The long shadow of The Mouse

Joel
Joel van der Veen
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Picture, if you will, the hero Robin Hood, the outlaw famous for robbing the rich to give to the poor.

What does he look like? Do you imagine him as a gallant young man, dressed in green and followed loyally by his band of Merry Men?

Or, like me, do you picture him as an anthropomorphic cartoon fox, accompanied by a bear, a badger, and a singing rooster with Roger Miller’s voice?

It would be hard to overestimate the heavy influence the Walt Disney Company has had on our collective imagination over the last 90 years or so.

If you need another example, picture the fairy tale princess Snow White, and I’ll eat my hat if the image that comes to mind is anything other than her depiction in Disney’s version of the story.

Today marks 75 years since Snow White and the Seven Dwarfs went into general release. Disney’s first full-length animated feature, it had its formal premiere in December 1937 and was released across North America on Feb. 4, 1938.

It’s hard to imagine for a movie that has grossed $416 million in theatres, not counting home video releases, but back then, industry spectators doubted that the project could succeed.

The movie was labeled “Disney’s Folly”; at that point, the fledgling studio had yet to prove it was capable of a film of that magnitude, and Disney was forced to mortgage his house to finance it.

Because the concept was new at the time, Disney and his staff could set the rules themselves. They incorporated technological advances like the multiplane animation camera, which added a new dimension of depth and realism to their work.

Stories abound of the creative touches that emerged during production. Richard Schickel’s The Disney Version, released shortly after Walt Disney’s death in 1966, tells how animators struggled to make Snow White’s facial features appear lifelike, when company secretaries suggested applying actual makeup to animation cels.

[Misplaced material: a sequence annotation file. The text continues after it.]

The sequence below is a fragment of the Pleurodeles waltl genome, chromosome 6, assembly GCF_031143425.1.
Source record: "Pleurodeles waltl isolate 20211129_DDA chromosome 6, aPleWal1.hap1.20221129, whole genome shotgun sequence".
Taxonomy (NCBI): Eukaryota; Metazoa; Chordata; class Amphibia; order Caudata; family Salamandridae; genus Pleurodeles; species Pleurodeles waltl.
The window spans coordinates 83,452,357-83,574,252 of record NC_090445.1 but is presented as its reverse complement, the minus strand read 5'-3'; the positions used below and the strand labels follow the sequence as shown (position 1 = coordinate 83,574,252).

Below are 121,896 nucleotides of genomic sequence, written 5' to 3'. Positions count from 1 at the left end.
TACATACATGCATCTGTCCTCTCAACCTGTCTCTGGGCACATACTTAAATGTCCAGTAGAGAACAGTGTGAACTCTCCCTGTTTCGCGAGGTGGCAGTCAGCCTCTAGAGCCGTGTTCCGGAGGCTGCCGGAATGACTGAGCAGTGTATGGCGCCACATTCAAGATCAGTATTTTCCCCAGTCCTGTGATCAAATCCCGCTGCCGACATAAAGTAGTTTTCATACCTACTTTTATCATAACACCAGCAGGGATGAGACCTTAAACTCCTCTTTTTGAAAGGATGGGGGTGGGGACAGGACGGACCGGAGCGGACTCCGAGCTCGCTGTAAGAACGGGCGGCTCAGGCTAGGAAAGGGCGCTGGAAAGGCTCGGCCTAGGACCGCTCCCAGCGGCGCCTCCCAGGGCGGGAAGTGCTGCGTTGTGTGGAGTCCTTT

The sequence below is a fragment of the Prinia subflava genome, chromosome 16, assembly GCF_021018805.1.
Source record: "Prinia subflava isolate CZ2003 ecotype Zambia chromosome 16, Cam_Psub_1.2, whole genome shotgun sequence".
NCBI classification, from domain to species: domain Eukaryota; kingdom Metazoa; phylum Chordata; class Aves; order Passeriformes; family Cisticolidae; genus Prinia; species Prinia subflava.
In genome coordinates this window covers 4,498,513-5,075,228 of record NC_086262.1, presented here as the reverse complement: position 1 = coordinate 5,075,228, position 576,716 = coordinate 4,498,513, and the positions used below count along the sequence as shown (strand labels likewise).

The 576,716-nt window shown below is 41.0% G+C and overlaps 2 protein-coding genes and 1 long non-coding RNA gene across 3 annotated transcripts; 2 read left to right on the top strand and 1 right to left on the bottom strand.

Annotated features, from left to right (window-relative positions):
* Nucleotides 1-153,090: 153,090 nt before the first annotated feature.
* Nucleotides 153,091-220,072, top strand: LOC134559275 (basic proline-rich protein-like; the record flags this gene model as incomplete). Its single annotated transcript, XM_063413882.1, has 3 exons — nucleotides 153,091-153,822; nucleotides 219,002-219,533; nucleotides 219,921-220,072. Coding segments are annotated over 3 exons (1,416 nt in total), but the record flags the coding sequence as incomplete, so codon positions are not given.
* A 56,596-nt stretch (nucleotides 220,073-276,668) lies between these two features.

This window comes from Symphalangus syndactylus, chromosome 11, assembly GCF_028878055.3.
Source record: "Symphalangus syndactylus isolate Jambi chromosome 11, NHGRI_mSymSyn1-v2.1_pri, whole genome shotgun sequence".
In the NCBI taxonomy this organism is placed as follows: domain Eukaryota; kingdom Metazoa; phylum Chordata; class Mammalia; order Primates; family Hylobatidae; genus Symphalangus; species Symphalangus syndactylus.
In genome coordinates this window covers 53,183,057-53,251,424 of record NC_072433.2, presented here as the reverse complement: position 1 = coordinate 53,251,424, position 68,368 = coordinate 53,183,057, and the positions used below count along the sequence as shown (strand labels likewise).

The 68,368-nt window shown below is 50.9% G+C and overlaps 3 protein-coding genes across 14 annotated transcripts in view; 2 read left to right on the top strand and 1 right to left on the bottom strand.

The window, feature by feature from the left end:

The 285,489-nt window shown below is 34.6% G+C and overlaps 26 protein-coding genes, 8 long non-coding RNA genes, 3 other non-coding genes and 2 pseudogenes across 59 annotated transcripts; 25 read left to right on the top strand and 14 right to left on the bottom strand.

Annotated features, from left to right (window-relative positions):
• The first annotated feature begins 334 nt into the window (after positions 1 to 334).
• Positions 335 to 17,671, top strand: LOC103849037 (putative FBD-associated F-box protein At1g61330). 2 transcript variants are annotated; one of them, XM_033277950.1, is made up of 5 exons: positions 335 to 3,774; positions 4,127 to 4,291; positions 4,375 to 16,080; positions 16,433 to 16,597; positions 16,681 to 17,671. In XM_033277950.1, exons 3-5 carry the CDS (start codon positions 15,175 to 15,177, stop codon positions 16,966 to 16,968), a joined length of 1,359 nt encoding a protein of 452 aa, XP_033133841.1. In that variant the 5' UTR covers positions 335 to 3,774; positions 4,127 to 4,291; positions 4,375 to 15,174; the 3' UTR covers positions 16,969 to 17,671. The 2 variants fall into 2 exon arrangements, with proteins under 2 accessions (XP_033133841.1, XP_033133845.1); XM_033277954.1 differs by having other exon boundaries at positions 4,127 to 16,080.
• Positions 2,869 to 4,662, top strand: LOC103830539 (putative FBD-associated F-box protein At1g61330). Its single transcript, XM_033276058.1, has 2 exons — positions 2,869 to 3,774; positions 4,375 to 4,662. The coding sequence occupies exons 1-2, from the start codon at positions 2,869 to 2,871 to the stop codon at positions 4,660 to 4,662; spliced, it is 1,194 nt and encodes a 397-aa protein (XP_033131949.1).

The animators were skeptical that they could replicate the same makeup pattern on  multiple cels, but the secretaries told them they managed to do it on their own faces each day.

Disney had the last laugh when the finished film became an unparalleled success in animation. A lifetime later, it remains a childhood staple.

As the studio grew in stature, its reach was extended. Films now represent a mere fraction of the company’s business, and many have decried the massive influence of the modern-day Walt Disney Company.

“In essence, Disney’s machine was designed to shatter the two most valuable things about childhood — its secrets and its silences — thus forcing everyone to share the same formative dreams,” Schickel wrote.  

“It has placed a Mickey Mouse hat on every little developing personality in America. As capitalism, it is a work of genius; as culture, it is mostly a horror.”

Blunt words, indeed. In one sense, Schickel is essentially describing how mass media works; today we are surrounded by a homogenized culture that’s often not conducive to sparking an active imagination.

Disney receives particular criticism since its products are targeted at children. But parents know they can usually depend on Disney for family-friendly entertainment. Can the company be blamed for finding a successful model and sticking with it?

When I become a father some day, Lord willing, I’m sure my children will want to see Disney movies, and I won’t go out of my way to prevent that.

But I will try to strike a balance — yes, some Disney, but also a little of this, a bit of that, and as often as possible, just their own imagination.

Joel van der Veen can be reached at 691-1256.

Organizations: Walt Disney Company

Geographic location: North America, America

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